By Casey Watkins, MD
Actinic Keratosis (AK), also known as a solar keratosis, is a skin lesion that can cause the texture of the affected area to feel scaly and rough. These lesions are a sign of extensive sun damage and are considered precancerous. AKs are caused by damage to the skin by ultraviolet (UV) rays from the sun or indoor tanning. People with red or blond hair, fair skin, and green or blue eyes are at highest risk for developing AKs. If you have a history of sunburns, this can increase your risk of developing AKs. Patients with immunosuppression, like those undergoing chemotherapy or organ transplantation, are also at a higher risk for developing these lesions. As a pre-cancerous condition, AKs may evolve into invasive squamous cell carcinoma if left untreated.
Actinic Keratoses most often appear on the face, ears, bald scalp, chest, forearms or any area that has been exposed to the sun frequently. The appearance of an AK may differ from person to person. Sometimes this condition is not noticed right away, because the lesion may be the same color as the skin in the surrounding area. They are frequently so small, in the beginning, that they are recognized more by touch. AKs often feel rough, scaly, or “dry” and may feel like you are running your finger over sandpaper. They can become red but can also be different colors of tan, pink, or a combination of all these colors. AKs can appear, continue for months, flake off, and then reappear later. If you notice a new area on your skin that has any of the following symptoms, contact your dermatologist right away:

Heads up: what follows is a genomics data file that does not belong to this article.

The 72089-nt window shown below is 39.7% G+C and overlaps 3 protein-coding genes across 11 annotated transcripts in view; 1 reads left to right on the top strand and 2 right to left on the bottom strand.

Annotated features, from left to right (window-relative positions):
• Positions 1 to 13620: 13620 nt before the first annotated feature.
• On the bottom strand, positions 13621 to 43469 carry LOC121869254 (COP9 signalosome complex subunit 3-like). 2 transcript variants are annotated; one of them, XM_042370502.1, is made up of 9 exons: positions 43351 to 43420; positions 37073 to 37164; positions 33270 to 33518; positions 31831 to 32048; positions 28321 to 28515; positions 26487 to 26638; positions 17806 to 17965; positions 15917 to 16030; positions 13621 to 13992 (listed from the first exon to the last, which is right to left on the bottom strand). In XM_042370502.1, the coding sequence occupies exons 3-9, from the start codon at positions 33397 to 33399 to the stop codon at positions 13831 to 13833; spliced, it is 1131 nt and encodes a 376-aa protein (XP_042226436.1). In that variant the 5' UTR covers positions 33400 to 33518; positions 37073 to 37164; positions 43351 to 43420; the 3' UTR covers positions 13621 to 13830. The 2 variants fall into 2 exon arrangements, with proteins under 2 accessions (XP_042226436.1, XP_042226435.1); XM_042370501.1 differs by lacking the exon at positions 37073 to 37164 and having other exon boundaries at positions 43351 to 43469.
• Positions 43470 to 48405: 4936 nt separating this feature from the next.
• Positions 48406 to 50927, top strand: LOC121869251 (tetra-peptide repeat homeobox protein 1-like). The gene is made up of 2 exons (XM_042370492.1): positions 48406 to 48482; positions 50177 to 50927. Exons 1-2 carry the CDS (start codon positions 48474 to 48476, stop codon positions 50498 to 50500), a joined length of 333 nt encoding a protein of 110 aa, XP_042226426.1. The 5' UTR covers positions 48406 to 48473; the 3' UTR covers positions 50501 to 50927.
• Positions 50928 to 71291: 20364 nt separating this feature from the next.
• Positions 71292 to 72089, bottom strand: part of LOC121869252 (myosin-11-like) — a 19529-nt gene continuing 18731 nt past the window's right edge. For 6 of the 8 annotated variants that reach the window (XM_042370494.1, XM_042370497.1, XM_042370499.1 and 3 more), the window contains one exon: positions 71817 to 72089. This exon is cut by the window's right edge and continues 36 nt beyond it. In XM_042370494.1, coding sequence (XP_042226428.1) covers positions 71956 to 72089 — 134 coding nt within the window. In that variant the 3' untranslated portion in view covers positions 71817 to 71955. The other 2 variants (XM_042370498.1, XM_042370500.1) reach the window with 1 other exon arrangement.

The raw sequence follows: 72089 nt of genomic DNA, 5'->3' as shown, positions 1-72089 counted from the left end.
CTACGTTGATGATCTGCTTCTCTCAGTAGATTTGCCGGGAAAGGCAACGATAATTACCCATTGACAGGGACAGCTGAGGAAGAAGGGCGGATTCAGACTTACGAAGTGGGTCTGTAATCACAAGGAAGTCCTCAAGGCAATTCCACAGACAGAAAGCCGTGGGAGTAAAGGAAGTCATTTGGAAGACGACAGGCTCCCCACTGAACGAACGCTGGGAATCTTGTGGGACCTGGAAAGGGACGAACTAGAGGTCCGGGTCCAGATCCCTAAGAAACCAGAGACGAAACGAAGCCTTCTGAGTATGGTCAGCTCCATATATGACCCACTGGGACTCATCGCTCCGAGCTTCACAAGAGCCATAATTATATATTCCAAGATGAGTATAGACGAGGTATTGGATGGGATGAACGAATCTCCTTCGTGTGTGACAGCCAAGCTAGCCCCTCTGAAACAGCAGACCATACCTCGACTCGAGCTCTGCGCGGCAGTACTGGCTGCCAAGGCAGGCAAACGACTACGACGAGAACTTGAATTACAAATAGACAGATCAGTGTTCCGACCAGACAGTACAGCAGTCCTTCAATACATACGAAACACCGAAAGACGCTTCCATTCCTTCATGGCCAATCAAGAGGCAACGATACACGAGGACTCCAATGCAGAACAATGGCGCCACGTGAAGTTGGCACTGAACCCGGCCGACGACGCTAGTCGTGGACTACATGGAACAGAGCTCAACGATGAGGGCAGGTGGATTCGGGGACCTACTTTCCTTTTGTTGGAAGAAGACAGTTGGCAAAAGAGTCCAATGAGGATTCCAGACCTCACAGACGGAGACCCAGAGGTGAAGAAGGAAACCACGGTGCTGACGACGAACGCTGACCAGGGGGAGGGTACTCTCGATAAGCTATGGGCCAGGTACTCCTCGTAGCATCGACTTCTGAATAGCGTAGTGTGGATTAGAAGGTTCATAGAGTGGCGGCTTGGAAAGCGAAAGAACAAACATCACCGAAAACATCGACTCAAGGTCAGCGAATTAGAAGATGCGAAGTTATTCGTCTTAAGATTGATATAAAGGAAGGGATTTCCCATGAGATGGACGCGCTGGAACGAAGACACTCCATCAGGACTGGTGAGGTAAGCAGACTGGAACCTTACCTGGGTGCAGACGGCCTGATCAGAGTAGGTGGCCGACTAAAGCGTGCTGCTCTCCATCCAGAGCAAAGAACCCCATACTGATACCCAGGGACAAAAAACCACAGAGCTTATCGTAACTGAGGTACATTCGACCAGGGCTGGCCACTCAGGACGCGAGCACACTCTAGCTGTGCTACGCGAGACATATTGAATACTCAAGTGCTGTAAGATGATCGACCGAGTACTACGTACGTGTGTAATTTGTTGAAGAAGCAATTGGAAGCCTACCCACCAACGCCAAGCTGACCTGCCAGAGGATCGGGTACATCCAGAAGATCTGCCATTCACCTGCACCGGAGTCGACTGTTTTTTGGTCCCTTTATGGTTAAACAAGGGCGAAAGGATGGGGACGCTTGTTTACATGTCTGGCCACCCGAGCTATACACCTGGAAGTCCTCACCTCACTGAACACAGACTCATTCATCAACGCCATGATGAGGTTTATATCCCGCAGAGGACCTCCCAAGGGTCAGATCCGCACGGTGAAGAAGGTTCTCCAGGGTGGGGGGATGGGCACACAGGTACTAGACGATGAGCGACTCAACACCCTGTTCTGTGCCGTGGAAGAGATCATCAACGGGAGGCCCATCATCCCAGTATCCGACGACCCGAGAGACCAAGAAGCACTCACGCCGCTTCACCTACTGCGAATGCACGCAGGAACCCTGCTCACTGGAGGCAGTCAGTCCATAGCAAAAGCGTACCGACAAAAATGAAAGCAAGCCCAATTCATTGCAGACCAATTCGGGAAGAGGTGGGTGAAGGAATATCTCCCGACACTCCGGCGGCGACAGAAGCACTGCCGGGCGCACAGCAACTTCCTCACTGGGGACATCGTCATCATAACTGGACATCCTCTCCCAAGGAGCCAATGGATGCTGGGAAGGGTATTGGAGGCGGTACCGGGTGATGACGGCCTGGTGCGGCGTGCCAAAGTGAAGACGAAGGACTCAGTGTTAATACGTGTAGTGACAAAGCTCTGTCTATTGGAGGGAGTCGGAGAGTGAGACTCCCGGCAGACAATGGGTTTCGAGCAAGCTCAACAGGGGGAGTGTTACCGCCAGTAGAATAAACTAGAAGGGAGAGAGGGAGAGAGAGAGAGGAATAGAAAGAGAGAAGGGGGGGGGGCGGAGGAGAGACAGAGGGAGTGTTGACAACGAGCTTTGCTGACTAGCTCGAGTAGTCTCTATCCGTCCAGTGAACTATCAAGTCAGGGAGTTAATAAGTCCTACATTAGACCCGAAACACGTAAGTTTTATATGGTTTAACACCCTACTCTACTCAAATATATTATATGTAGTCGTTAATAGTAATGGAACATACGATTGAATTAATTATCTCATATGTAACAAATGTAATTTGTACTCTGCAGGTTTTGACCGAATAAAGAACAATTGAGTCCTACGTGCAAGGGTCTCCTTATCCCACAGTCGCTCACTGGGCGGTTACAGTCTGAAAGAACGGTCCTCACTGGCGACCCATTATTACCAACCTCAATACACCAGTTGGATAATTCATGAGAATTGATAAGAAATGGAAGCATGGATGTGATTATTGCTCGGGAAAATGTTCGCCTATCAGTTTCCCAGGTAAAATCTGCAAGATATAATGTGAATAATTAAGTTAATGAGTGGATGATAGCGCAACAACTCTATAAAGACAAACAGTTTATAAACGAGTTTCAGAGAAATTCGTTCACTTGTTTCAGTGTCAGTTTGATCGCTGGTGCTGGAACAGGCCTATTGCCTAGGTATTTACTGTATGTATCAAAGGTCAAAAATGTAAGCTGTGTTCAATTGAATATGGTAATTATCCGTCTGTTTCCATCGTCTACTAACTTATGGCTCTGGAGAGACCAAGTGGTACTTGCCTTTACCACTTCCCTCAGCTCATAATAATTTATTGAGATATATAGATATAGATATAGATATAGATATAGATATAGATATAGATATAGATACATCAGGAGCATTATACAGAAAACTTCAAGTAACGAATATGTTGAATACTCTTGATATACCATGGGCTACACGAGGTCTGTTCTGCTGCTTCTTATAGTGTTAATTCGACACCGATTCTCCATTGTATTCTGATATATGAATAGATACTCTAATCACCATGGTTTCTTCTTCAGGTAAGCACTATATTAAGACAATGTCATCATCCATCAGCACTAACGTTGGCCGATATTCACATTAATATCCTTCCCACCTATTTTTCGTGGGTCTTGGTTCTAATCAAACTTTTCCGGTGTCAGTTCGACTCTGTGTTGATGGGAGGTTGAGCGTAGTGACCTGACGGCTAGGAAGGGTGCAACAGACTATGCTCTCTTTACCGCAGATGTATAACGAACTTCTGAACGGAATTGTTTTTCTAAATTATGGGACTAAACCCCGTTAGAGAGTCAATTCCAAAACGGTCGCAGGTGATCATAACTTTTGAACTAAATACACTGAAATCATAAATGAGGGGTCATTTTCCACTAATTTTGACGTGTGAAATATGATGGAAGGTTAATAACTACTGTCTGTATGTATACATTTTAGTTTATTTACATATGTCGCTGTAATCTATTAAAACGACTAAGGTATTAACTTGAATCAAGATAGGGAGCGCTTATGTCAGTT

• Scaly, dry, or rough patch of skin that can have a sand-paper like texture, usually less than 1 cm in diameter
• Flat to slightly elevated patch or bump on sun-exposed skin that may be flesh-colored, red, brown, or pink
• Tenderness, burning, bleeding, or itching in the affected area
There are several treatment methods that are available and effective. A better alternative to treatment is prevention. Protecting your skin from the sun can help minimize the chance of AKs forming. It is important to avoid exposure to sunlight during peak hours (10am to 3pm). Wear clothing that covers arms and legs and a wide-brimmed hat that will protect the ears and back of neck. Choose a sunscreen labeled “broad-spectrum” with SPF 30 or higher, and reapply sunscreen every two hours when outdoors – even when it is cloudy outside.
Patients who develop actinic keratoses are advised to have a dermatologist examine them annually. The reason for these regular checkups is to make sure that new lesions have not developed and that no lesions have progressed to skin cancer.
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Actinic keratosis. (2015, December 07). Retrieved March 07, 2016, from https://www.aad.org/public/diseases/scaly-skin/actinic-keratosis
Skin Cancer Foundation. (n.d.). Retrieved March 07, 2016, from http://www.skincancer.org/skin-cancer-information/actinic-keratosis/what-is-actinic-keratosis